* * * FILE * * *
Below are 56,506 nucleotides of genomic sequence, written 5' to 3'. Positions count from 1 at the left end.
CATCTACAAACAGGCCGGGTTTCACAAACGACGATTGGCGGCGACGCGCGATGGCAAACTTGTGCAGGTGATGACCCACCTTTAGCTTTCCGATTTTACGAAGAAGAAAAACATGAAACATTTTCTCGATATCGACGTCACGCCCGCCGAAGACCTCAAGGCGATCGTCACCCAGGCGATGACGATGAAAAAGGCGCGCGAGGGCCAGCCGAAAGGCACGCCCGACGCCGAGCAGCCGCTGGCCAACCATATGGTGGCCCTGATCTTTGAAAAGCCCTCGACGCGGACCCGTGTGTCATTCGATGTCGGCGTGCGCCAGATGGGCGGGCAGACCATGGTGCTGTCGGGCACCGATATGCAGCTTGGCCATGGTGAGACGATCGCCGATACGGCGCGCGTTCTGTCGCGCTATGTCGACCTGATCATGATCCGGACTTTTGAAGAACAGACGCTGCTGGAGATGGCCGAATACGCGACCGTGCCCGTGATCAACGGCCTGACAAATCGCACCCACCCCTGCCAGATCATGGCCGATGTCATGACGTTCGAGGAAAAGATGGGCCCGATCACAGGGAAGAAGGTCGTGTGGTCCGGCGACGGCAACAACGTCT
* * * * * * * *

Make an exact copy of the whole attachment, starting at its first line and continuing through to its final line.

Below are 56,506 nucleotides of genomic sequence, written 5' to 3'. Positions count from 1 at the left end.
CATCTACAAACAGGCCGGGTTTCACAAACGACGATTGGCGGCGACGCGCGATGGCAAACTTGTGCAGGTGATGACCCACCTTTAGCTTTCCGATTTTACGAAGAAGAAAAACATGAAACATTTTCTCGATATCGACGTCACGCCCGCCGAAGACCTCAAGGCGATCGTCACCCAGGCGATGACGATGAAAAAGGCGCGCGAGGGCCAGCCGAAAGGCACGCCCGACGCCGAGCAGCCGCTGGCCAACCATATGGTGGCCCTGATCTTTGAAAAGCCCTCGACGCGGACCCGTGTGTCATTCGATGTCGGCGTGCGCCAGATGGGCGGGCAGACCATGGTGCTGTCGGGCACCGATATGCAGCTTGGCCATGGTGAGACGATCGCCGATACGGCGCGCGTTCTGTCGCGCTATGTCGACCTGATCATGATCCGGACTTTTGAAGAACAGACGCTGCTGGAGATGGCCGAATACGCGACCGTGCCCGTGATCAACGGCCTGACAAATCGCACCCACCCCTGCCAGATCATGGCCGATGTCATGACGTTCGAGGAAAAGATGGGCCCGATCACAGGGAAGAAGGTCGTGTGGTCCGGCGACGGCAACAACGTCT